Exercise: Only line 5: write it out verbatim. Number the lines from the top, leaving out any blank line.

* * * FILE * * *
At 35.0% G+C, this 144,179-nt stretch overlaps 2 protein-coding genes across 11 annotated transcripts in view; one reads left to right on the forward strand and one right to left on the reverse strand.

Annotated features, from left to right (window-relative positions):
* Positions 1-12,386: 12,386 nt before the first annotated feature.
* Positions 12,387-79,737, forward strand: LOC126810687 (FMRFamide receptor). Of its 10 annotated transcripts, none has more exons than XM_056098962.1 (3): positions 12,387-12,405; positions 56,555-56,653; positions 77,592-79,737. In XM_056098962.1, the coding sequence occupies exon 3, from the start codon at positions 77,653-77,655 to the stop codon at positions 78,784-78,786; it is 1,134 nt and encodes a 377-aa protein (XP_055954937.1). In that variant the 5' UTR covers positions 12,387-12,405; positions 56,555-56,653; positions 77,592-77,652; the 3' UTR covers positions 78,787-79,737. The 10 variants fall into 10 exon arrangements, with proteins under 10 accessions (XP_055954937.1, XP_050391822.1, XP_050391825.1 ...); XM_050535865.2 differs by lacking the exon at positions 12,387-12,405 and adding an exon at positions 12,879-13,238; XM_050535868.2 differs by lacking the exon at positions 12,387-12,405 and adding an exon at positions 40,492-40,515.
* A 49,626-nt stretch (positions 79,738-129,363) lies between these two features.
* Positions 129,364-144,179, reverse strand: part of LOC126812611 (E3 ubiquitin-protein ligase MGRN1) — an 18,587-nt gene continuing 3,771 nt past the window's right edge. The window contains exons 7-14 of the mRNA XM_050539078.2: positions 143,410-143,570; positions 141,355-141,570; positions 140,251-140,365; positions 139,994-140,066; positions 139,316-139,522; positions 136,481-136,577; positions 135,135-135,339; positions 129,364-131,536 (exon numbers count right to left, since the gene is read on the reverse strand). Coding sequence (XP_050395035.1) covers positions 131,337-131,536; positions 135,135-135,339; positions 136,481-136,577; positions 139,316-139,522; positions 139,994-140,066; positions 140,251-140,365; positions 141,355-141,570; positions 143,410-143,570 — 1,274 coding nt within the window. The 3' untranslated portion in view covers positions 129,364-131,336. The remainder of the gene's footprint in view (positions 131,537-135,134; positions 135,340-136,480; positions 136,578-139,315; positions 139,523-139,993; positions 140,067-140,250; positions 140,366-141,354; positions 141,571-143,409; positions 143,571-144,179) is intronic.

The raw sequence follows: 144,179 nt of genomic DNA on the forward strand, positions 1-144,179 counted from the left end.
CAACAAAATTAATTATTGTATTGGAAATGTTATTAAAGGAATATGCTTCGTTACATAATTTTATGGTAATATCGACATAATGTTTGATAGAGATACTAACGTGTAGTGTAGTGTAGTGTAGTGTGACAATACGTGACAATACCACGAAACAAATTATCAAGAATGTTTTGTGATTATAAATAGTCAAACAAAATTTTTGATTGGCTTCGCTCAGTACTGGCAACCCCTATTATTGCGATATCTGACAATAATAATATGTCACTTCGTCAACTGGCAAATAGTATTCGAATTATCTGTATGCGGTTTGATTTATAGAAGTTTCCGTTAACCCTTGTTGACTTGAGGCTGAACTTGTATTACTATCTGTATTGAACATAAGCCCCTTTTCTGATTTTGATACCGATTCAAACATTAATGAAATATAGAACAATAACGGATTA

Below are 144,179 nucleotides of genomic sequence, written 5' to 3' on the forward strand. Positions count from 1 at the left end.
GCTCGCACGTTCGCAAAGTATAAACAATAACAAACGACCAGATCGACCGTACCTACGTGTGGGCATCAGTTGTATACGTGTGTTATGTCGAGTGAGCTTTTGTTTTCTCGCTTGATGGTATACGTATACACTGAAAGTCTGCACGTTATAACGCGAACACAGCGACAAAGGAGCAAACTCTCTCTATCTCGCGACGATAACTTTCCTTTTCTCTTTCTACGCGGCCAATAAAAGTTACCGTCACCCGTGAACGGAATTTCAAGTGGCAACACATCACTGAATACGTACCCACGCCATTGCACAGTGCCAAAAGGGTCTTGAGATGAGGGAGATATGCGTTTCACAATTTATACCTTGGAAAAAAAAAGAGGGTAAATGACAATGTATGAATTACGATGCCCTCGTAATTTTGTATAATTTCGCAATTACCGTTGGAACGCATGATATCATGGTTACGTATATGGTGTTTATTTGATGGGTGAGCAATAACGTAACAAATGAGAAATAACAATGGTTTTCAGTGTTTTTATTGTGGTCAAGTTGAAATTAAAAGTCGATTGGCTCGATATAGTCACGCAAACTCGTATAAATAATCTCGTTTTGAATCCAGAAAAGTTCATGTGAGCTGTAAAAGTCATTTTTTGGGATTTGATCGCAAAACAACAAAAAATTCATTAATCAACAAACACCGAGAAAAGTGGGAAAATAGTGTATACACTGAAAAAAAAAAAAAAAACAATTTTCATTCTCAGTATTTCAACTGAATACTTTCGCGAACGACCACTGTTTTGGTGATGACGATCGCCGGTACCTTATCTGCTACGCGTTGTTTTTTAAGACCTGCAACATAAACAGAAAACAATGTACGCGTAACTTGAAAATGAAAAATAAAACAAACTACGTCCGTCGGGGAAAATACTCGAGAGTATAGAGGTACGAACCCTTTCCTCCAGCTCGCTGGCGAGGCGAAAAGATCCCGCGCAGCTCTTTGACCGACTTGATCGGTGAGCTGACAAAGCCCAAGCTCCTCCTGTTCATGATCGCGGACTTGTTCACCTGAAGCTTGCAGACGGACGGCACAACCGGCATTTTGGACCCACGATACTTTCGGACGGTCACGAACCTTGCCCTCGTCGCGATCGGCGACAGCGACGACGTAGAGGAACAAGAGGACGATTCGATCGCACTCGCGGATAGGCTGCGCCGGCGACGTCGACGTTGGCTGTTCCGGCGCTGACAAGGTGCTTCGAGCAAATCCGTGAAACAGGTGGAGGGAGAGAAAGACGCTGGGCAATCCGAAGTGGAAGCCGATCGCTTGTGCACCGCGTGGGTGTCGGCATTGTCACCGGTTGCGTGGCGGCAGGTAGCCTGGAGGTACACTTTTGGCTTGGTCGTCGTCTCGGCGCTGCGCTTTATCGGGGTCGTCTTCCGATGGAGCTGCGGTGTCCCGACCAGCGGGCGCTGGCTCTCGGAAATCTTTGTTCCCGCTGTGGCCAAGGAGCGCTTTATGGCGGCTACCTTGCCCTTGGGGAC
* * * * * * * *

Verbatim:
* A 49,626-nt stretch (positions 79,738-129,363) lies between these two features.